How Do You Measure a Year?
As an empty nester I feel reasonably grounded when I reflect on my approach to raising our daughters. I wish that we had found a way to live abroad at some point. It never felt like the right time, and though my husband had professional opportunities that would have allowed for postings abroad, I did not want to pause my psychotherapy practice. Overseas adventures aside, I have little regret. Correction, I HAD little regret until I streamed the academy award nominated 28-minute documentary How Do You Measure a Year?
Director and father Jay Rosenblatt films his daughter Ella every year, on her birthday, asking her a series of the same questions. What would you like to do when you grow up? How do you feel about our relationship? What are dreams? And so on. An intense range of emotions surged through my experience viewing this super short film. Some moments are so hilariously funny and remind me that no one is funnier than a toddler. Some moments I felt such worry and wanted to make Ella a chocolate milkshake and connect her with a good therapist. Oddly, I became distracted by the sofa’s fabric and felt relieved the year it is reupholstered. Family love infuses each slice of conversation, from a grandmother’s doting interruption to an unexpected burst of song. Most of all, I felt regret that my husband and I did not think to structure a similar annual video tradition to mark the passage of each year.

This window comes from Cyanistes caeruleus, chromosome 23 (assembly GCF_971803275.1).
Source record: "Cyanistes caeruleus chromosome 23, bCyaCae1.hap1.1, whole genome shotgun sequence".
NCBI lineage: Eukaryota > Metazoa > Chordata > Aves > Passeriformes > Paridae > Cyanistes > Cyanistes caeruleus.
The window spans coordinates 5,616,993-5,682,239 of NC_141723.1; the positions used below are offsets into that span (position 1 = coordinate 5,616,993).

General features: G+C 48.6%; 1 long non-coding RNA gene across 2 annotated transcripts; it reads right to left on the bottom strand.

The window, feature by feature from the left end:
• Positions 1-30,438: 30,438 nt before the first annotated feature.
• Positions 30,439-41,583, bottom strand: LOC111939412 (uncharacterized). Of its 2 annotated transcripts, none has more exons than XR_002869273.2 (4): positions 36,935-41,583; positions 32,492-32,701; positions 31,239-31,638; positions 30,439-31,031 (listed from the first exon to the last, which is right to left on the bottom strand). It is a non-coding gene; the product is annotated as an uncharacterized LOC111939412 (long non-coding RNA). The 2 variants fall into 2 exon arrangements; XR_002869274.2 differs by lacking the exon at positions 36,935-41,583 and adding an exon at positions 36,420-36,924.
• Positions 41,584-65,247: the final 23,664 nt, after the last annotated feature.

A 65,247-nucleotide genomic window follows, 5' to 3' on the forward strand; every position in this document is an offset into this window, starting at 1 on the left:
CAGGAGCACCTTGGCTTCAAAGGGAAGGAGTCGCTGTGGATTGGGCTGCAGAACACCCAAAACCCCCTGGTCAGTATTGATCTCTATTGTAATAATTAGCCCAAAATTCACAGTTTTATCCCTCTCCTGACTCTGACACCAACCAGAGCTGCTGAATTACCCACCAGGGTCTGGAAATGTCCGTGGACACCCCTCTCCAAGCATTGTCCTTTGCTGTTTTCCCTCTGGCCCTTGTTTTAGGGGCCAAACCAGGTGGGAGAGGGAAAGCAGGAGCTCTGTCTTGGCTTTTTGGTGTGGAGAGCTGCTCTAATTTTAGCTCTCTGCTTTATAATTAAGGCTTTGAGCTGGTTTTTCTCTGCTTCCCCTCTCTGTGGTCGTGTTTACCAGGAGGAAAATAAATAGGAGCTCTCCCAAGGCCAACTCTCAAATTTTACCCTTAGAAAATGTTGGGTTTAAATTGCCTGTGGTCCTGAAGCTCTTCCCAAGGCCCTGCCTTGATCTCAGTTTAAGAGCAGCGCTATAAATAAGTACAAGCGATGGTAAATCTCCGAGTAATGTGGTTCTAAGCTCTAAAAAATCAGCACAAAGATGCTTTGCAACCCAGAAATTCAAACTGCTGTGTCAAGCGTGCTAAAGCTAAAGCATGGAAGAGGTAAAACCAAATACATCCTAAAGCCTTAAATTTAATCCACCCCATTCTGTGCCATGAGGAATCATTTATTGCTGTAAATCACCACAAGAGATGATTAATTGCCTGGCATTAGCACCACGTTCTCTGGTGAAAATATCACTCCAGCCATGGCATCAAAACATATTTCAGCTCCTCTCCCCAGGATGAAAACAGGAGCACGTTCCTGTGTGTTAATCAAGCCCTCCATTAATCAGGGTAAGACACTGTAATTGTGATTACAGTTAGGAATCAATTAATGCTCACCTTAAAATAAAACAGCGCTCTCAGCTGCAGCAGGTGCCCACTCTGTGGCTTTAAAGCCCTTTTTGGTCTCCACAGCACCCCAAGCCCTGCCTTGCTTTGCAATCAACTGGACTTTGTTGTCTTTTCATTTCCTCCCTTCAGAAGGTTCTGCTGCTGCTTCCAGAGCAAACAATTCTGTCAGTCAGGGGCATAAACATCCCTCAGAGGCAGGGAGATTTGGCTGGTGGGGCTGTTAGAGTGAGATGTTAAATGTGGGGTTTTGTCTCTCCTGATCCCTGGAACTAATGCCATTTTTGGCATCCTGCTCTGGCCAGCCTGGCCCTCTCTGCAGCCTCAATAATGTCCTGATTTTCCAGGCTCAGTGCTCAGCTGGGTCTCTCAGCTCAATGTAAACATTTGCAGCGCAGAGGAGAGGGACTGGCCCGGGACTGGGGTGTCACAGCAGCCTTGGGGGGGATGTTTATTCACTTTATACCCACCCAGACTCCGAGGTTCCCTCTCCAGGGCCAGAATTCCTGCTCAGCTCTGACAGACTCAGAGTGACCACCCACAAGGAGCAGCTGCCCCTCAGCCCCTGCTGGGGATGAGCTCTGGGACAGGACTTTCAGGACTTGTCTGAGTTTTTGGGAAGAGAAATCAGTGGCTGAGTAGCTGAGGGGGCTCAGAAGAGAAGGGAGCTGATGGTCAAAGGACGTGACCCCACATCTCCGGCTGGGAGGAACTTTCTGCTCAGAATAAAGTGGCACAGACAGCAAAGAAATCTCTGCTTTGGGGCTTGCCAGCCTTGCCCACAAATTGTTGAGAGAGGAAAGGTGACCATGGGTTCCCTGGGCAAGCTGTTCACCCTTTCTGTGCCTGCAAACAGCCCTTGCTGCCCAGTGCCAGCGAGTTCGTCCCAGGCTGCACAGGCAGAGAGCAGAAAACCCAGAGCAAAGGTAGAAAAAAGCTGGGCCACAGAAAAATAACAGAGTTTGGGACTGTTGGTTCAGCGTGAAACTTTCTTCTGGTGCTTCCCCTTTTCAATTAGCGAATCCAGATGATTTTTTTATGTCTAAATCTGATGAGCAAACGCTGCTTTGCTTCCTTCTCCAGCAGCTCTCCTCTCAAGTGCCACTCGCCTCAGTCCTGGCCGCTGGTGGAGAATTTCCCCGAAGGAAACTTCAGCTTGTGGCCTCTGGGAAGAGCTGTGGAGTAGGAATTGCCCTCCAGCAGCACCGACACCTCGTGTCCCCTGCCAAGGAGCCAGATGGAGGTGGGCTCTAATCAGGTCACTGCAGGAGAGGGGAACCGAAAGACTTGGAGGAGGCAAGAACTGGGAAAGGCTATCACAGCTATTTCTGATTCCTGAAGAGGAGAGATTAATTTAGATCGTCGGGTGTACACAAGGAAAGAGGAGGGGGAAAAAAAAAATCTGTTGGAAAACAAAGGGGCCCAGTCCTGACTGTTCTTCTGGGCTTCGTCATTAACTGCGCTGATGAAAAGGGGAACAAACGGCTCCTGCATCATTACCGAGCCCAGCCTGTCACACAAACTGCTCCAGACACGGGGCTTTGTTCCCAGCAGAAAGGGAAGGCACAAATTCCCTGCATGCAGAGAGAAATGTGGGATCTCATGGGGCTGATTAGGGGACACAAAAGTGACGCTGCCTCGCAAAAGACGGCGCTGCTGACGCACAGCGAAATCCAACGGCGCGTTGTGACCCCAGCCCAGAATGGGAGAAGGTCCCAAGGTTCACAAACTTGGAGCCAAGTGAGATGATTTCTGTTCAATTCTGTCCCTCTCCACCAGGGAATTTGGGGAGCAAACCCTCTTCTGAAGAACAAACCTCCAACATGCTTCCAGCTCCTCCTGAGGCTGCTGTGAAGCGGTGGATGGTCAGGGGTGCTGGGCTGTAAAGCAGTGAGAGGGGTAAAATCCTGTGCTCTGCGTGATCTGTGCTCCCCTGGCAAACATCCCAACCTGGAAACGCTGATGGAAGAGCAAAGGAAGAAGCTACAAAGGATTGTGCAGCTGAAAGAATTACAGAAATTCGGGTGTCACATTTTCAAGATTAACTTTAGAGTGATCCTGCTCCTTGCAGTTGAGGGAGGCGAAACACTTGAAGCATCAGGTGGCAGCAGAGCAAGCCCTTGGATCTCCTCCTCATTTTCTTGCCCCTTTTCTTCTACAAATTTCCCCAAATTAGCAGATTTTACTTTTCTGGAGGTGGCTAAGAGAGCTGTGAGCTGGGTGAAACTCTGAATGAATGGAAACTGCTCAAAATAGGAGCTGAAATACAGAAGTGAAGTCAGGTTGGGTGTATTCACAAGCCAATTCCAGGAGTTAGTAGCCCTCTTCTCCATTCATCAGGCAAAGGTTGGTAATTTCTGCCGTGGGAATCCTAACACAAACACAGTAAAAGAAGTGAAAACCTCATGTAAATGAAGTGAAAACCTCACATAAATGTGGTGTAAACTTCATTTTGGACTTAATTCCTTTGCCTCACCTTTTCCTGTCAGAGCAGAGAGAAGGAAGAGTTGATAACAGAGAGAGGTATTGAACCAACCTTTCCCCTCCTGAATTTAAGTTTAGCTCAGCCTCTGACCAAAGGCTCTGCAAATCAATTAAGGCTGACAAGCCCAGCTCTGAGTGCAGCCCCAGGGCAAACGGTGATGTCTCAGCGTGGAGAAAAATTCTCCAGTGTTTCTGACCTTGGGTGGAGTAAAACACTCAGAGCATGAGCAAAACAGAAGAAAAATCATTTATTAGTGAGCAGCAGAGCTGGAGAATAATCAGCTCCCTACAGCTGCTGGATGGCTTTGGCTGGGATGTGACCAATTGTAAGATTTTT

It’s too late for us, but not too late for others. And I assume that any parents with young children will find surges of inspiration from this magnificent film and will follow through to build similar traditions. But the most important takeaway is not the idea of annual filming, it is the impact of the annual segments, spliced together into less than a half an hour, showing us that it all goes by so lightening fast. How Do You Measure a Year? Hopefully it is measured by cherishing each and every moment you possibly can.